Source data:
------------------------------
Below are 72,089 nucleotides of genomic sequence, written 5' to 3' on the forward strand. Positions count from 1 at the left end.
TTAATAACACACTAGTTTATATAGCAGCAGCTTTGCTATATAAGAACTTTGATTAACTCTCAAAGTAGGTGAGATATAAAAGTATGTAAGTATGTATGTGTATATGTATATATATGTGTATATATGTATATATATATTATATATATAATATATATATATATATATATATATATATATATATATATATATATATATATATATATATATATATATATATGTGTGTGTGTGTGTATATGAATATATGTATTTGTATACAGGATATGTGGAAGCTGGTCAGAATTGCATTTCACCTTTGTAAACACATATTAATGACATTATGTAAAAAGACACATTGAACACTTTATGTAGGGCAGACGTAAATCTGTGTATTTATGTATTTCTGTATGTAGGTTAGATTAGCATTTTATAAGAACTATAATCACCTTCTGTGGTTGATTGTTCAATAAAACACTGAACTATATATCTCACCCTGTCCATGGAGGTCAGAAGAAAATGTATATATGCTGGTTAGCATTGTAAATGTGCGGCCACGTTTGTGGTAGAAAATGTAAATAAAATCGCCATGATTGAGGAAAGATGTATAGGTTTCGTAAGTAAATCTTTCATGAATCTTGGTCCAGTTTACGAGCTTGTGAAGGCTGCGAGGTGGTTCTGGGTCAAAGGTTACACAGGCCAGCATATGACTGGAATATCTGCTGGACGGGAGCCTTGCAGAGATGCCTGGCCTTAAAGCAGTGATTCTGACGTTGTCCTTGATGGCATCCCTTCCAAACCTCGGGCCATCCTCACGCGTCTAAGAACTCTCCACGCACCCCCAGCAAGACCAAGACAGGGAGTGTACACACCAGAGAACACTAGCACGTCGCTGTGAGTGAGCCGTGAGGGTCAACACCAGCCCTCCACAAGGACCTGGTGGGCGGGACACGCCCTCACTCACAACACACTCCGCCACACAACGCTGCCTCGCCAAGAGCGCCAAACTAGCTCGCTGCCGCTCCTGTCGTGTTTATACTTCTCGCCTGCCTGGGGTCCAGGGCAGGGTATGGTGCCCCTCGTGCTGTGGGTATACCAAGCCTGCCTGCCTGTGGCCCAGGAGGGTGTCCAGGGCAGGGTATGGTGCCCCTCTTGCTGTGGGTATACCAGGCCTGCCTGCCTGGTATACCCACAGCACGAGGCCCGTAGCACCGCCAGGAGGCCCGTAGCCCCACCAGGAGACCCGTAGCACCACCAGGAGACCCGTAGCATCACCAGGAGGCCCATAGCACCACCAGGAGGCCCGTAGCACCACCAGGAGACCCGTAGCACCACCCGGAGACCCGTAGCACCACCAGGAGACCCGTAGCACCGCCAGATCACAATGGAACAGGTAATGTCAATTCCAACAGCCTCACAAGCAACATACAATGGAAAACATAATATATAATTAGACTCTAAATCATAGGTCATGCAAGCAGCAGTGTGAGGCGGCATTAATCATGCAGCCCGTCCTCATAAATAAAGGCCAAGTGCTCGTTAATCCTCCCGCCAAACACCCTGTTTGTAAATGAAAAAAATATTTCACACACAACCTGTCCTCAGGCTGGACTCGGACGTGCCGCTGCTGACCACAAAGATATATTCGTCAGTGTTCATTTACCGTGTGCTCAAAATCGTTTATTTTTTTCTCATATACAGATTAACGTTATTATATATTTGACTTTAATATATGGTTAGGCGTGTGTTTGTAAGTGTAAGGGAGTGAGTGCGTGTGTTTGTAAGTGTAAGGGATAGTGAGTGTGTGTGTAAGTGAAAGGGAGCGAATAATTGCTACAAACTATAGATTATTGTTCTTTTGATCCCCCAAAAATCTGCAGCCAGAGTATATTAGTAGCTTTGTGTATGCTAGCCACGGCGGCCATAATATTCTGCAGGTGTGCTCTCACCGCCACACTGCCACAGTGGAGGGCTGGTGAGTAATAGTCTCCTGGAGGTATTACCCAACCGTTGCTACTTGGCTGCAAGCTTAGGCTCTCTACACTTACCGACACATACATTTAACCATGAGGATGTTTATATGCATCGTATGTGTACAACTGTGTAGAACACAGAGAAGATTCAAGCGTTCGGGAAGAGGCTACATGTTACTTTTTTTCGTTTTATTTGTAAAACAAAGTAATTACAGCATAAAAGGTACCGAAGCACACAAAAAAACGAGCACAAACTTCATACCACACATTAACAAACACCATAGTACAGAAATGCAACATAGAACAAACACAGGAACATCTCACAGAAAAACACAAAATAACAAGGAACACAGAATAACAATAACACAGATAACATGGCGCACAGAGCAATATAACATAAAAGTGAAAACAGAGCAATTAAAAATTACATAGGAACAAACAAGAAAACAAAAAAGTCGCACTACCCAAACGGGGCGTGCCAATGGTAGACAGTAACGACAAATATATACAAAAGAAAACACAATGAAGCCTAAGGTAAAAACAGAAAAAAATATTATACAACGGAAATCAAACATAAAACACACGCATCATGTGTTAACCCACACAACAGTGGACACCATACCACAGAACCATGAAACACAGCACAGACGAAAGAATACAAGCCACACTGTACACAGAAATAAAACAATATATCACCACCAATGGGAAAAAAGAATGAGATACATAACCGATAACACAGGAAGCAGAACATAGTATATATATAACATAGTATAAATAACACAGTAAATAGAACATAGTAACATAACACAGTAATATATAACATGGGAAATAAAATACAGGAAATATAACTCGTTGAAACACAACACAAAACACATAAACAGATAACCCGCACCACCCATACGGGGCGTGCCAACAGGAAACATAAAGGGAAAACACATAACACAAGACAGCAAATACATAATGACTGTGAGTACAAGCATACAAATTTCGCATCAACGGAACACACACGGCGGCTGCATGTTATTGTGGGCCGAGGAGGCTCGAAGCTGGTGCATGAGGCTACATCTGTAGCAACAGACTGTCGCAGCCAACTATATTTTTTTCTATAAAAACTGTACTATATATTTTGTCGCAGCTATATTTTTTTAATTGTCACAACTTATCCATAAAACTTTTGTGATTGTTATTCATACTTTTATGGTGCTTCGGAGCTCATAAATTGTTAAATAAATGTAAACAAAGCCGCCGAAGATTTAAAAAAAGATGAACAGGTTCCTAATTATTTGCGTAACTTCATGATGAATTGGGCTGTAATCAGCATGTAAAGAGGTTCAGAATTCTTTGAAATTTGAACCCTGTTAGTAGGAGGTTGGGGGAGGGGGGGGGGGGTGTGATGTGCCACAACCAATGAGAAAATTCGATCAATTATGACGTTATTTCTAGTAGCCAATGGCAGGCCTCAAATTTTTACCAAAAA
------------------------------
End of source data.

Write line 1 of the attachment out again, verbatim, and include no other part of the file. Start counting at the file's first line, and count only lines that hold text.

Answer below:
Below are 72,089 nucleotides of genomic sequence, written 5' to 3' on the forward strand. Positions count from 1 at the left end.